Construction will take at least eight years, the group estimates. A public hearing on the plan will be held remotely on February 16, at 2 pm The Department of City Planning will accept comments on the projects in writing through February 27.
The grand revamp will still need to go through multiple approvals. It requires a rezoning of most of the block, including a special permit to waive height and setback regulations, according to the application. That review will require clearance from the City Planning Commission and City Council as well as input from the community board and borough president.
Restoration first announced the overhaul in 2019, when the organization tapped starchitect Adjaye to lead the project.
A representative for Community Board 3, which has its office inside the plaza, declined to comment without first reviewing the plan. Council Member Chi Ossé, whose district office is also at Restoration Plaza, also declined to comment.
Building on the Past
The history of Restoration Plaza started in the early 1960s, when Senator Robert Kennedy, with the support of Mayor John Lindsay and Senator Jacob Javits, created the “special impact program” that provided money for community development projects.
The Bedford Stuyvesant Restoration Corporation then launched in 1967, and a year later the organization bought an abandoned milk bottling plant on Fulton Street as its headquarters, according to the organization. At the time, the neighborhood was reeling from economic disinvestment and dilapidated housing.
The 300,000-square-foot Restoration Plaza opened in 1972, and currently houses the Billie Holiday Theater and local businesses and nonprofits, as well as the Super FoodTown and government offices.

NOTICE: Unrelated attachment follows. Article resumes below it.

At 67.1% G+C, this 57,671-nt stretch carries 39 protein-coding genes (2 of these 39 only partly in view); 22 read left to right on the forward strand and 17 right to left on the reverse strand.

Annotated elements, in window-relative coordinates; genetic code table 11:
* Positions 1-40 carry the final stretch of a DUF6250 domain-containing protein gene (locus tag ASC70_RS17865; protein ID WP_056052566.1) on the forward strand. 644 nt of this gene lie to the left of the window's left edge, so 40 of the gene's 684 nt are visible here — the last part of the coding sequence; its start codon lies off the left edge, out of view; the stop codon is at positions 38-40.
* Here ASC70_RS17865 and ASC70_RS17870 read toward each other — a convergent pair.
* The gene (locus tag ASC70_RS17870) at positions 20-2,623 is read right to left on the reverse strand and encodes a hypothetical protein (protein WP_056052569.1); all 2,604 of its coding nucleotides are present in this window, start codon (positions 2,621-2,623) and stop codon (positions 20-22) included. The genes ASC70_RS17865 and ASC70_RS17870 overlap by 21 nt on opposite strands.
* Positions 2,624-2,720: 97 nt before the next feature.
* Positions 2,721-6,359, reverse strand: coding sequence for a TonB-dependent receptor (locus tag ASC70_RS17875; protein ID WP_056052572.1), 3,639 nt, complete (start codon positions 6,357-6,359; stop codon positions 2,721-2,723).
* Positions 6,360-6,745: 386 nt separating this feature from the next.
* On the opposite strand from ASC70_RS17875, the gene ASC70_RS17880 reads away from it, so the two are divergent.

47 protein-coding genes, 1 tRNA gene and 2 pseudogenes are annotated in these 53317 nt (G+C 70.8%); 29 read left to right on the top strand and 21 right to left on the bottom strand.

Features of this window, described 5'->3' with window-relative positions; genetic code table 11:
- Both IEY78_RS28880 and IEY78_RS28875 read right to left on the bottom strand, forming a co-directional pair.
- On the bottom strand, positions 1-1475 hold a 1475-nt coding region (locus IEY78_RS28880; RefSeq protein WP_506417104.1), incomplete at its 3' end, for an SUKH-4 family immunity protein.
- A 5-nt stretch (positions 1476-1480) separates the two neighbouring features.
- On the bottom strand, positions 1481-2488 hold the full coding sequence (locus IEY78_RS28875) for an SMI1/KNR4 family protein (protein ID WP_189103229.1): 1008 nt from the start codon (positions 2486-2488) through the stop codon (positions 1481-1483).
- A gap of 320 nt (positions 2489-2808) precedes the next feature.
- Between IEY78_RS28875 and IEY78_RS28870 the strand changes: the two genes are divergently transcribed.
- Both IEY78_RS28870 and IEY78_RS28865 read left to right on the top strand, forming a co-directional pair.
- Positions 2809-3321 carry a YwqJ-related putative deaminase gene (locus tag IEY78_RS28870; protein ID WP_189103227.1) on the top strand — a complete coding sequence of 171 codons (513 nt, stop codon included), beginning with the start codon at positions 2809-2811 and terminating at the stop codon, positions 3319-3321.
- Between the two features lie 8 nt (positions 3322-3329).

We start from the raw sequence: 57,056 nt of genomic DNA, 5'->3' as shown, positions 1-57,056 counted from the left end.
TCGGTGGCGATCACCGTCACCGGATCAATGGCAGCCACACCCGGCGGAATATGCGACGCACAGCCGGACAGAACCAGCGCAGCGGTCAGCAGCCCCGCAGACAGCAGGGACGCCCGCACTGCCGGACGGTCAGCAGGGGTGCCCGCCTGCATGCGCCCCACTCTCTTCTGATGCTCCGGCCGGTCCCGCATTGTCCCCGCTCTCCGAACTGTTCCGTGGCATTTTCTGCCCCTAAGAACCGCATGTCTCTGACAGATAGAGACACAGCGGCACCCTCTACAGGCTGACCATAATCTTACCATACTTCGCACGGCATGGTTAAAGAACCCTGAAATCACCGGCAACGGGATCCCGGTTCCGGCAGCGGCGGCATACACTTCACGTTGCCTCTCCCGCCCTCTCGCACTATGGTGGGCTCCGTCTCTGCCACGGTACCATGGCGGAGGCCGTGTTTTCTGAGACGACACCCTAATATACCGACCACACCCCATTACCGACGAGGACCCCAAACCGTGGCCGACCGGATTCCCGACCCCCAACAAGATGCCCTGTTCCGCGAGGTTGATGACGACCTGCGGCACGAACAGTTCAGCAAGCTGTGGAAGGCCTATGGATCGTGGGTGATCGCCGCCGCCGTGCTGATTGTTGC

“That plaza was in many ways symbolic of the engagement of the Kennedys and the political establishment in partnering with the community on an idea that was evolving from the community,” said Ron Shiffman, professor emeritus at the Pratt Institute, who helped conceive the Bedford Stuyvesant Restoration Corporation in the 1960s.
The core of the nonprofit — the first community development corporation in the country — was its engagement with the neighborhood, he said. And he hopes the future renovation project will continue that community-driven approach.
Restoration Plaza has also been a political and cultural destination. Vice President Kamala Harris held a speech there last year to announce a $1 billion economic investment to spur economic growth in communities across the country.
She told the crowd last summer that she chose the location because it was a “model” of good investment.
“All across our nation there are places like Bed Stuy — reservoirs of ambition and aspiration — waiting to be tapped,” she said at the time.
Pinnock said that the renovation is “going to be a long haul” and that she expects some people to be wary of the changes. But she also sees it as an opportunity to create jobs and close the racial wealth gap in the neighborhood.
“People have grown up coming to Restoration Plaza. They’ve been coming here for, in many cases, most of their lives, so they know the state of the buildings and the real estate that we have here today,” she said.
“And for many people they’re like, yeah, it’s about time. We deserve something new and something beautiful.”